In a recent study, Nun (2008) examines the long-term impacts of Africans slave trade. He finds that the slave trade, which occurred over a period of more than 400 years, had a significant negative effect on long-term economic development. Although the paper arguably identifies a negative causal relationship between the slave trade and income today, the analysis is unable to pin down the exact causal mechanisms underlying the reduced form relationship documented in the paper. In this paper, we examine one of the channels through which the slave trade may affect economic development today. Ins fine-grained individual-level survey data, we test whether the slave trade caused a culture of mistrust to develop within Africa.

Early in the slave trade, slaves were primarily captured through State organized raids and warfare. By the end of the trade, because of the environment of ubiquitous insecurity that had developed, individuals even friends and family members – began to turn on one another, kidnapping, tricking, and selling each other into slavery (e. G. , Koehler, 1854, Hair, 1965, Pit, 1996).We hypothesize that in this environment, where everyone had to constantly be on guard against Ewing sold or tricked into slavery by those around them, a culture of mistrust may have evolved, and that this mistrust may continue to persist today. Our hypothesis builds on the well-established result from cultural anthropology that in environments where information acquisition is either costly or imperfect, the use of heuristic decision making strategies or ‘rules- of-thumb’ can be an optimal strategy (Boyd and Richardson, 1 985, 1995).These general rules or beliefs about what the ‘right’ action is in different situations saves the individual from the costs of information acquisition.

Of course, these norms or rules-of-thumb do not develop in a vacuum, but evolve according to which norms yield the highest payoff. Our view is that in areas more exposed to the slave trade, rules-of-thumb or beliefs based on the mistrust of others would have been more beneficial relative to norms of trust and therefore would have become more prevalent over time.In other words, our hypothesis is that the slave trade would have engendered a culture of mistrust. Because these beliefs and norms persist, particularly in environments where they remain optimal, the relationship between these arms and a history of the slave trade may still exist in the data today almost 1 00 years after the slave trade has ended. Alternatively, the culture of mistrust that was a consequence of the slave trade may be an outcome that is stable. In other words, the slave trade may have caused a permanent change in the level 1 of mistrust in the society.Recent contributions, like Tableland (2008) and Guise, Sapience, and Singles (coco), provide models that show how this can occur.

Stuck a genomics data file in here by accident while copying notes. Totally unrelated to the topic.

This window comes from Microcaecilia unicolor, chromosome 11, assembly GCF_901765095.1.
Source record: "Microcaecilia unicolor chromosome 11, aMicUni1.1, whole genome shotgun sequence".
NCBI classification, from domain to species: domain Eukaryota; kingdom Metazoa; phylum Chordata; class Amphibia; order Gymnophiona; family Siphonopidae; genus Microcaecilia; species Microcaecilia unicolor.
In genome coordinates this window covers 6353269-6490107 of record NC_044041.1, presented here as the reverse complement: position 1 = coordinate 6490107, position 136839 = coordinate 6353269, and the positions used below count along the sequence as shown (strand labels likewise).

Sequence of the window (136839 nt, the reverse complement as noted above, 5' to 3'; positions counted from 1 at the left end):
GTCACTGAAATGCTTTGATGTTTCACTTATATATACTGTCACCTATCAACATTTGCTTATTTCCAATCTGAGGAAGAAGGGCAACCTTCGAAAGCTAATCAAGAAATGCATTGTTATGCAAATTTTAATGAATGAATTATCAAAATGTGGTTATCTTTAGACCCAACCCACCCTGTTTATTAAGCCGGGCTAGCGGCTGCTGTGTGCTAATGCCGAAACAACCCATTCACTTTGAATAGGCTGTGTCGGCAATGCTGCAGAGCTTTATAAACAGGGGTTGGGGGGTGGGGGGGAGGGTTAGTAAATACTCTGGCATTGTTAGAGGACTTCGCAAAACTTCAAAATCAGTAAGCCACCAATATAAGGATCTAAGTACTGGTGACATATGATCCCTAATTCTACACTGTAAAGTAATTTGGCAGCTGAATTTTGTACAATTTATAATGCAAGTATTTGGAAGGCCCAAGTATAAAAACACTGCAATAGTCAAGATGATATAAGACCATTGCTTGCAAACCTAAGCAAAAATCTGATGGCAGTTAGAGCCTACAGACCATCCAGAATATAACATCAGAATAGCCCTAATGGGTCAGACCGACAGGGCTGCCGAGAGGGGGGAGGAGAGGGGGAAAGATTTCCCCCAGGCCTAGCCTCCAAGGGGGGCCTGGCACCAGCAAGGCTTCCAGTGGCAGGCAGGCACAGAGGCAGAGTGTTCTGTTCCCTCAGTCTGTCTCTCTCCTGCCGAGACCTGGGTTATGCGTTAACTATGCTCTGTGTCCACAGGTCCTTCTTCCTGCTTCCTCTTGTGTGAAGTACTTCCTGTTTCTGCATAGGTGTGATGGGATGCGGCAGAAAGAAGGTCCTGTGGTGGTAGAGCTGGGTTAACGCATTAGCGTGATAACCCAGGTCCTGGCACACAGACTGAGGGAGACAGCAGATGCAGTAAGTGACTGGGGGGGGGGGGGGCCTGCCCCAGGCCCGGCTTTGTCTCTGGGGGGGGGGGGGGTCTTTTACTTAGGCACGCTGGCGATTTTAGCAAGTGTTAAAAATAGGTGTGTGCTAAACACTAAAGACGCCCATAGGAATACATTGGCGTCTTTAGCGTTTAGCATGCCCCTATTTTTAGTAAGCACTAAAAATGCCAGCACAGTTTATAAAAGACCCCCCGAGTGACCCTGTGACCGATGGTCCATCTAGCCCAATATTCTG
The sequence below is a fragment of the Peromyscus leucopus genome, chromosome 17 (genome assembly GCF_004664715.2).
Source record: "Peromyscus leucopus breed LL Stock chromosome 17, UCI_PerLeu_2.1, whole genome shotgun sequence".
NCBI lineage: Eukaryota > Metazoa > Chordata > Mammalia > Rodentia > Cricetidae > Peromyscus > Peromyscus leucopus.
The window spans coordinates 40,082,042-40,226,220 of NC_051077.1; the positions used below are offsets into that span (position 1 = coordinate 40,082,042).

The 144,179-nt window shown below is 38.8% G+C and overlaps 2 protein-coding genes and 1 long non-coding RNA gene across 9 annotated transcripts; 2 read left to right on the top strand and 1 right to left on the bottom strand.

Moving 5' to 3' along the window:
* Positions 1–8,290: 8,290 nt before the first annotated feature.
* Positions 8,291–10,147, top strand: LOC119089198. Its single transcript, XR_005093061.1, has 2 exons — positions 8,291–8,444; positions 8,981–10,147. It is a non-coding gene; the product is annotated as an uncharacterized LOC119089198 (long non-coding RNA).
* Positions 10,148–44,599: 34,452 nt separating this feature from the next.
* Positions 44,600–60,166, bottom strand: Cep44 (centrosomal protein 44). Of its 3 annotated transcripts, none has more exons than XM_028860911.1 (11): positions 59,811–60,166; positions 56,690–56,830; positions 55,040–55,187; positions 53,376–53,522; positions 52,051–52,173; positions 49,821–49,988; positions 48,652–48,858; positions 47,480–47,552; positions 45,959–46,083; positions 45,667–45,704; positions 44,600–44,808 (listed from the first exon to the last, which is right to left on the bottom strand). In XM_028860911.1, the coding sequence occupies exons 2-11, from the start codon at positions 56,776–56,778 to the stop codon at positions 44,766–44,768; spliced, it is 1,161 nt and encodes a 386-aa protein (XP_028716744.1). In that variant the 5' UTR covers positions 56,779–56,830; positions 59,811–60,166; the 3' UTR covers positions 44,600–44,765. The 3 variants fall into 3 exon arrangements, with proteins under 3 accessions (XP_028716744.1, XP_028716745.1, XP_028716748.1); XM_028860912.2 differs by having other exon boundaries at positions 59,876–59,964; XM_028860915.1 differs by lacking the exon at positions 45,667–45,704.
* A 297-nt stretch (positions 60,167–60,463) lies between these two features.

To test our hypothesis, we use data from the 2005 round of the Barometers survey and examine whether individuals belonging to an ethnic group that was heavily targeted in the past are less trusting of others today. Because of the richness of the Barometers survey, we are able to test for the effect of the slave trade on the amount of trust that each respondent places in different individuals.Specifically, we examine the effects of the slave trade on individuals’ trust in (I) their relatives, (ii) their neighbors, and (iii) their local government council. We find that individuals, belonging to ethnicities that were exposed to the slave trades, today exhibit lower levels of rust in their relatives, neighbors, and their local government. This finding is consistent with the historical fact that by the end of the slave trade, it had become very common for individuals to be sold into slavery by neighbors, friends, and family members.An alternative explanation for our finding is that more slaves were supplied by ethnic groups that initially had lower levels of trust of those around them, and that these lower levels of trust continue to persist today. We pursue a number of strategies to identify the direction of causality in our OILS estimates.